The drive systems of machines, 3D printers, and other automated tools traditionally have at least four components in the chain. There is the computer which sends G-code commands, a controller board which interprets those commands and turns them into stepper signals, that power the stepper motors, and the stepper motors themselves. Each of those parts costs money, so making any one of them unnecessary is a good thing — which is exactly what Raspigcd does.

The G-CODE Interpreter removes the need for the controller board by bypassing the board and sending stepper motor signals directly to the stepper drivers. It runs on both the Raspberry Pi 2 and 3, which then connect to the stepper drivers through the GPIO pins. That eliminates the need for an intermediary device like an Arduino or purpose-built control board.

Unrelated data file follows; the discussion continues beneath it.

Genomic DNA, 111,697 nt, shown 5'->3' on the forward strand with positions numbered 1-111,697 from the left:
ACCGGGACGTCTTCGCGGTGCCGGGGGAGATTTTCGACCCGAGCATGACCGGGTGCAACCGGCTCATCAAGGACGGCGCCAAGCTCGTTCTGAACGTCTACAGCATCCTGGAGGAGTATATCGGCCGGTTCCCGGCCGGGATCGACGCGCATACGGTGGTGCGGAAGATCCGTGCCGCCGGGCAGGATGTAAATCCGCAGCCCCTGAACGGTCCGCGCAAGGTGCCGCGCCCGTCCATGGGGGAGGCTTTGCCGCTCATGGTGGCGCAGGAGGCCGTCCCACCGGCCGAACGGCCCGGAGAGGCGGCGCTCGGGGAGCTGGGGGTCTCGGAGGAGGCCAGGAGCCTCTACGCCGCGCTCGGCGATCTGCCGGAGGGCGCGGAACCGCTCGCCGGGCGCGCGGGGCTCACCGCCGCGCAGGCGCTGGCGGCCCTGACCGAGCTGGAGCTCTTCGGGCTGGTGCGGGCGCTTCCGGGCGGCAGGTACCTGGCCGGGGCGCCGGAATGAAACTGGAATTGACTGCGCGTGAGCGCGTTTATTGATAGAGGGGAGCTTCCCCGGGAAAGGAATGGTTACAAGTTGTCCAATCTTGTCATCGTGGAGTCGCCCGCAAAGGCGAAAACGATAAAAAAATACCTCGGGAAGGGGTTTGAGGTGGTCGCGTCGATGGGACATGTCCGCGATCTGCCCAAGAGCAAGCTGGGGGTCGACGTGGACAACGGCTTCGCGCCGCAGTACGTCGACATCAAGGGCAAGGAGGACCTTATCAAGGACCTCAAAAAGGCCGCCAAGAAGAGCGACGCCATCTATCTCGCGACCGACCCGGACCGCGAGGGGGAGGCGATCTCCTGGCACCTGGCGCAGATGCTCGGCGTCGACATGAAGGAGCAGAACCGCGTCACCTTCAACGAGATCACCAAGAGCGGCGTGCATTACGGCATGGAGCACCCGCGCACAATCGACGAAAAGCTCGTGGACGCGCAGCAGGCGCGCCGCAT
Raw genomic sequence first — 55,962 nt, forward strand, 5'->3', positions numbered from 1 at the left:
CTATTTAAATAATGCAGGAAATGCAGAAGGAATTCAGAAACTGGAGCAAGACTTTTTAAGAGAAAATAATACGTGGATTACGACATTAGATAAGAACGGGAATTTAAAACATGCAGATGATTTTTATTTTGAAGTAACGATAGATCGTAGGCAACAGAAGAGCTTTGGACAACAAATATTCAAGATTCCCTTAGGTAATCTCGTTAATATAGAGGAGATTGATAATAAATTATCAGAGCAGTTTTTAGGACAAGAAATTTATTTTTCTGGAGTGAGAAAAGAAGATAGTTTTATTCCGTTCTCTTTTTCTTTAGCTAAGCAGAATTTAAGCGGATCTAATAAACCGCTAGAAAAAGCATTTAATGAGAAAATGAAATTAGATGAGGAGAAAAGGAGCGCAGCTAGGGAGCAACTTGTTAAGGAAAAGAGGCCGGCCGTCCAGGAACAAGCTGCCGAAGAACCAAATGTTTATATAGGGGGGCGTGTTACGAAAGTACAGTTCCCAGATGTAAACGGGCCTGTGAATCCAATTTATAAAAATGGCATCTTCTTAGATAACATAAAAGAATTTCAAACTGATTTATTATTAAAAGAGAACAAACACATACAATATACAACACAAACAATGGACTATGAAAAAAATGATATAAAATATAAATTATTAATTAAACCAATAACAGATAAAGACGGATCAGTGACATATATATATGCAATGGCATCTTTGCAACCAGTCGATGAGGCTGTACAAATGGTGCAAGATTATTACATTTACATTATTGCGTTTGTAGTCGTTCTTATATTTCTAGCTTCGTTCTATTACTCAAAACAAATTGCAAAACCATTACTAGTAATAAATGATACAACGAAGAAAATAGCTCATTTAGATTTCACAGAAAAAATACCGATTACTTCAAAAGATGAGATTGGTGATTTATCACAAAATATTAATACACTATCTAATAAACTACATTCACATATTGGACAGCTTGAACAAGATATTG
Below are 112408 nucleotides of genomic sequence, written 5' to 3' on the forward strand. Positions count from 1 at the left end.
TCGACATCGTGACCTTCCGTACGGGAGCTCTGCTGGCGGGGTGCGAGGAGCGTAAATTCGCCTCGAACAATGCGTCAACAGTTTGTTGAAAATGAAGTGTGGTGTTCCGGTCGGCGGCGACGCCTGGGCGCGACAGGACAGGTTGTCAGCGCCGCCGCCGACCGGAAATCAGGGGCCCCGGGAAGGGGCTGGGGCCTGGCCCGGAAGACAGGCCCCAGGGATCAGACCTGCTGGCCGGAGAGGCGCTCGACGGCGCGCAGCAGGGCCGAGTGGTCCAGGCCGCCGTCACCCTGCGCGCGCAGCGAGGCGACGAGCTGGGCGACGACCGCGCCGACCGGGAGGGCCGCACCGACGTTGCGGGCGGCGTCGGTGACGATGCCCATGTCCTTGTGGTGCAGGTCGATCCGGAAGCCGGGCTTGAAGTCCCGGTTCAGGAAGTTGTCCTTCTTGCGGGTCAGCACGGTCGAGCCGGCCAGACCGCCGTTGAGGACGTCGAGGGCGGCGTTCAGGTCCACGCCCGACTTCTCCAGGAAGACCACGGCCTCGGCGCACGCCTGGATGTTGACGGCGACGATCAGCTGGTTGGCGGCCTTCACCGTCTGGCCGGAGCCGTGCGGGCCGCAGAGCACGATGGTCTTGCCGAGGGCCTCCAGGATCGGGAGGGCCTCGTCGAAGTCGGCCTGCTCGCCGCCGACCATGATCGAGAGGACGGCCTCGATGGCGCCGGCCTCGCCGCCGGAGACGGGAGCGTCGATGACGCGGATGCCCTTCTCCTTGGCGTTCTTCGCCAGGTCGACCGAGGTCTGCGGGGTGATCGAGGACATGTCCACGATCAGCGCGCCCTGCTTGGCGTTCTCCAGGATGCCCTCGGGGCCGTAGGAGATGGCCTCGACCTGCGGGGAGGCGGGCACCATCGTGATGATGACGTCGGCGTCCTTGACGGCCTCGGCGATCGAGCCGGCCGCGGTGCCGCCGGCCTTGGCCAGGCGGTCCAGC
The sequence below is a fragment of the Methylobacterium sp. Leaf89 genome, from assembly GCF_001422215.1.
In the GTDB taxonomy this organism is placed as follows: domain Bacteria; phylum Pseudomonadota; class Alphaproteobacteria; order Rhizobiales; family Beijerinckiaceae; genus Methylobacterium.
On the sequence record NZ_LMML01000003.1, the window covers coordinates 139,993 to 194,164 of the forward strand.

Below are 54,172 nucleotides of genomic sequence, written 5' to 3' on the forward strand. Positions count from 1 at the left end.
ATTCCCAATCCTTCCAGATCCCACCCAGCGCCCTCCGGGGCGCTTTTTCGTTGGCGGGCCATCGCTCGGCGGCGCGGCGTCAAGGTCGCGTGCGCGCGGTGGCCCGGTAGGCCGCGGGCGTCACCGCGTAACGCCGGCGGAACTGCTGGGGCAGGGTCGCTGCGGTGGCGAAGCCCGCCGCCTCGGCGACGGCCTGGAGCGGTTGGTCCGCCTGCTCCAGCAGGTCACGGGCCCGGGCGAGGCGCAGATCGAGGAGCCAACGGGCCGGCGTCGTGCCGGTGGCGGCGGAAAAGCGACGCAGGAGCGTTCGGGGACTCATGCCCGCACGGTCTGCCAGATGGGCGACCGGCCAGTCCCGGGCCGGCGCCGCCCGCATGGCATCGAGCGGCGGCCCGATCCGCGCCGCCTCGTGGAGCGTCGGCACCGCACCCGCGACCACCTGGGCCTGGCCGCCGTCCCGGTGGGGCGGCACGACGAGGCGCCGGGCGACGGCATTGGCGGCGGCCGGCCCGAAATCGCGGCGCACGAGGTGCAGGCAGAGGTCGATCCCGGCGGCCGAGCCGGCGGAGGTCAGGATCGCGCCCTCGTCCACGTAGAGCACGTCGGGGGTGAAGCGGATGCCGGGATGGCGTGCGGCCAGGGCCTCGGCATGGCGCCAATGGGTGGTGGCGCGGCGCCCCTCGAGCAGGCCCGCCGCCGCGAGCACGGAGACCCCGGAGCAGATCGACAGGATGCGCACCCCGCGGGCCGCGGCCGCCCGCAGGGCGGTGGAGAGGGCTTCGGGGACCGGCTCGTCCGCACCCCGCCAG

Aside from saving money, using Raspigcd also affords you the opportunity to create an interface for your 3D printer or CNC mill that runs completely on the Raspberry Pi. Instead of having to rely on the control board to send signals to the stepper motors and to receive feedback from limit switches, the Raspberry Pi could handle the job itself in time. There is a lot of potential here, and we’re looking forward to seeing what makers are able to do with Raspigcd.

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